In 2004 I was invited to develop a proposal for an installation space at The Delaware Center for Contemporary Art. My first ideas were focused my memories of early morning sunlight and the refraction that occurs when this light hits the morning dew that collects on grasses. My intentions involved the making of thousands of glass objects, developing a sound track, and producing a video. I discussed this plan with a couple of students who were also part of a team who helped me make glass. These three installations, Quantum, Penumbra, and Gravity, began as a discussion for a plan and collaboration between three friends.
Our intention was to create a series of installations that would inspire memories of the power and intimacy of natural phenomena. An essential part of this creative search was to find a way to engage an aspect of light with the capacity to change, move and develop with time. We were looking for a vehicle to suggest cosmic energy. We developed a plan that made light essential to the experience. A digital projection was employed to create a cycle of time and energy evolution, within a massive framework of erupting lifelike transparent forms.
Our digital images were developed through our fieldwork in nature at particular times of the day. We searched and tested many aspects and forces of nature with video and audio recordings. We considered everyday notions of planetary and celestial movement throughout daily and monthly cycles. We found most of the information to be romantic and obvious. The video for these installations incorporate reflected solar light and random particles that constantly move in directional patterns around us. They are basic, simple yet dynamic, and are recorded from nature. The images have their own speed, rhythm and intensity. As this light engages the space, the field and beyond, it seems to surpass its natural qualities and it becomes an unexpected dynamic force. The light and sound engage the field of glass to create a vast surface and form of energized transparent symbols that converge with the space to create recollections of cosmic interaction.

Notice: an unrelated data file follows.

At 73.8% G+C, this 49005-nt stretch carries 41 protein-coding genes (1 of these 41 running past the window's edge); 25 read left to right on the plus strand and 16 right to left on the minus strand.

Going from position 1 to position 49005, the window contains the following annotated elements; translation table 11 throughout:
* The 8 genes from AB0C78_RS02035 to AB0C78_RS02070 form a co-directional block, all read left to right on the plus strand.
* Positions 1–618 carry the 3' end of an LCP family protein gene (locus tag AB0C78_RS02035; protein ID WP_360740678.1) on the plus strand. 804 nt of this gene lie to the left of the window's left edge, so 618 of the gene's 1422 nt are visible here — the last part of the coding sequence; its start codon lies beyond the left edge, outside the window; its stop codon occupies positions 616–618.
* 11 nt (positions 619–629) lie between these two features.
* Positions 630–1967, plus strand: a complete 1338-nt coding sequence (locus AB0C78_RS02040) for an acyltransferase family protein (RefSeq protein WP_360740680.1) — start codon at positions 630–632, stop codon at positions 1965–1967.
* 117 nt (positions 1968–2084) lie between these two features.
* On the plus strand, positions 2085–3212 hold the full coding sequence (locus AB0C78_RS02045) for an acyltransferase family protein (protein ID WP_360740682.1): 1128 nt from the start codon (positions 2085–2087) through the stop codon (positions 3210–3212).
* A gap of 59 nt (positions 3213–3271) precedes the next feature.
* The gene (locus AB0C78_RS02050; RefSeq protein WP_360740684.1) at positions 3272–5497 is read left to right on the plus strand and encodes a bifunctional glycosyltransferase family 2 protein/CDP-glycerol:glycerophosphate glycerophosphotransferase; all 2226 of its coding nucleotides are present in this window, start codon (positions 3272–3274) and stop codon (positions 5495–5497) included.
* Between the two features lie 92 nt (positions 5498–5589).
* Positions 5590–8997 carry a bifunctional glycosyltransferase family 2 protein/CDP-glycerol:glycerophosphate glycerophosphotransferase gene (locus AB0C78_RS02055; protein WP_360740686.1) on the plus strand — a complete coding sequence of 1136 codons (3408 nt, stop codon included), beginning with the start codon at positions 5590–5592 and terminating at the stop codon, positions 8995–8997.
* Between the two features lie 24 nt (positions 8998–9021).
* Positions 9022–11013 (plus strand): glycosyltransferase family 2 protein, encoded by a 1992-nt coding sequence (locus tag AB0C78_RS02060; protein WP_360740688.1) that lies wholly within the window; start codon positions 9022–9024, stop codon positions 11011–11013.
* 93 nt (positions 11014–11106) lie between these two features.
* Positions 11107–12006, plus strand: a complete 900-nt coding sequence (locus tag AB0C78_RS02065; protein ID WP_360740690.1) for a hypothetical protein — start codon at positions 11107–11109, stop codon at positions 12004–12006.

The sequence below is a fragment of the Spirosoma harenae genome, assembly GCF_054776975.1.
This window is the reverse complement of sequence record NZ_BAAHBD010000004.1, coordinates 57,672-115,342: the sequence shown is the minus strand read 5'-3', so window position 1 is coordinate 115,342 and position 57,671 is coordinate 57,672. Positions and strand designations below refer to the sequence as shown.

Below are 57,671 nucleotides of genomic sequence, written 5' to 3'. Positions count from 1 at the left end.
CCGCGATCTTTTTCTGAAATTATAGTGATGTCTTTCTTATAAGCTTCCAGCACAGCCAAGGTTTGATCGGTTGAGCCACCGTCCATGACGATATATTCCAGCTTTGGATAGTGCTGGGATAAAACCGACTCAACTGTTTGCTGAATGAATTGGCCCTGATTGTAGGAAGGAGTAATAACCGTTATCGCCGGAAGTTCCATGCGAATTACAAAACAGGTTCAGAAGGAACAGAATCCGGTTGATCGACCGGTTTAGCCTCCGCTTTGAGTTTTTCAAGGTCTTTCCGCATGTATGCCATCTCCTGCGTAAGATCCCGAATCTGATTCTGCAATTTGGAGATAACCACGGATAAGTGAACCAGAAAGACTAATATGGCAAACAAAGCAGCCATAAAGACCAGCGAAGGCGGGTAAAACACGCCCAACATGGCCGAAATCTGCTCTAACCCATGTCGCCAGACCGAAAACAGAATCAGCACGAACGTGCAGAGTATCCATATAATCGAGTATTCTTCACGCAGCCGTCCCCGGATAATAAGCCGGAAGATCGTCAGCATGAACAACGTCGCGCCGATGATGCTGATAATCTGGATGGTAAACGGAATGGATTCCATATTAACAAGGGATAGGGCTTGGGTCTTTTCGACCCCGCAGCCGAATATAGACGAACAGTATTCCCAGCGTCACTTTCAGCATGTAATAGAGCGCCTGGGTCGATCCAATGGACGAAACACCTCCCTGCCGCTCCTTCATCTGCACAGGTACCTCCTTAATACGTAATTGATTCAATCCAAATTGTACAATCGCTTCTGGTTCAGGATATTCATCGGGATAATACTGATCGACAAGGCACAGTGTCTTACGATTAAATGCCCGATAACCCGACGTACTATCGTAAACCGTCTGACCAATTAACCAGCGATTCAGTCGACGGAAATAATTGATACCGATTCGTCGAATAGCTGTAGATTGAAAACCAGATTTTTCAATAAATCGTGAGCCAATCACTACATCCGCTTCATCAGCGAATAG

Clark moved to in London, England 1969 to 1972 and attended the Royal College of Art and was a Masters student in the School of Ceramics and Glass. His Professor was Lord Queensbury, a Designer, and his Tutors included Sam Herman, Hans Coper, and Edwardo Pollazi. After completing his MA Royal College of Art in 1972 Clark arrived in Oakland, California to work with Professor Marvin Lipofsky in the Glass Studios of California College of Arts and Crafts.
Jon Clark arrived in Philadelphia in 1973 and established a new program for Glass Studies at Temple University’s Tyler School of Art. During his 35 years of teaching there, Professor Clark dedicated himself to the highest standards for the Glass Program at Tyler and for his students. In 2005 Clark was asked to designed plans for a new glass studios, because the Tyler Glass program was to be moved from Elkins Park campus in 2009 to a new location at Temple University. The program is now in a state of the art facility with 10,000 square feet of space for the Tyler Glass majors at Temple University, Philadelphia Pennsylvania.
His work is well known throughout the world and featured in museums in the United States as well as Japan, China, Australia, Germany, and England. He is the recipient of numerous National Endowment for the Arts Fellowships, Pennsylvania Art Grants, and research grants from Temple University. He has traveled throughout Europe, South America, Egypt, and Japan conducting research for his teaching and his artwork. He has given workshops, lectures, and guest critiques at numerous art colleges and glass centers in the United States, England, and Japan.
Clark’s students have gone on to found, teach, and head glass programs at Tulane University, Alfred University, Virginia Commonwealth University, University of Louisville, University of Wisconsin River Falls, University of Miami, Bowling Green State University, and Tyler School of Art. Many of his past students are leading artists in the field of contemporary glass. Exhibiting their work in National and International Museums and Galleries.
Clark currently resides in Elkins Park, Pennsylvania with his awesome wife Patti Dougherty, and their fabulous daughter Jamie.
|Rick and Valerie Beck|
|Madeline Rile Smith|
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